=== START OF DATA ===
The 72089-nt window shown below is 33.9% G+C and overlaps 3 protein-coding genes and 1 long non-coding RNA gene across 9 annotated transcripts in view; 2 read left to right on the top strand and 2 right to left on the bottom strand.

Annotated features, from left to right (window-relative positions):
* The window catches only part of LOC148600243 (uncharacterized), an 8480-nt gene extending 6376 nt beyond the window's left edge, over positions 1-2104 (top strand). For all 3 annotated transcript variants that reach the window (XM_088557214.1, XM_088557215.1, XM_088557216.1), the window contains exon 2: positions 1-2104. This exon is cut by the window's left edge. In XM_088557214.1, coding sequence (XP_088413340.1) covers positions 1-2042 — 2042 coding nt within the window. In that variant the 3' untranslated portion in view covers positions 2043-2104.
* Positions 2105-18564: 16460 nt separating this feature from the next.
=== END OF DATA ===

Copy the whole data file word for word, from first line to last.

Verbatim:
The 72089-nt window shown below is 33.9% G+C and overlaps 3 protein-coding genes and 1 long non-coding RNA gene across 9 annotated transcripts in view; 2 read left to right on the top strand and 2 right to left on the bottom strand.

Annotated features, from left to right (window-relative positions):
* The window catches only part of LOC148600243 (uncharacterized), an 8480-nt gene extending 6376 nt beyond the window's left edge, over positions 1-2104 (top strand). For all 3 annotated transcript variants that reach the window (XM_088557214.1, XM_088557215.1, XM_088557216.1), the window contains exon 2: positions 1-2104. This exon is cut by the window's left edge. In XM_088557214.1, coding sequence (XP_088413340.1) covers positions 1-2042 — 2042 coding nt within the window. In that variant the 3' untranslated portion in view covers positions 2043-2104.
* Positions 2105-18564: 16460 nt separating this feature from the next.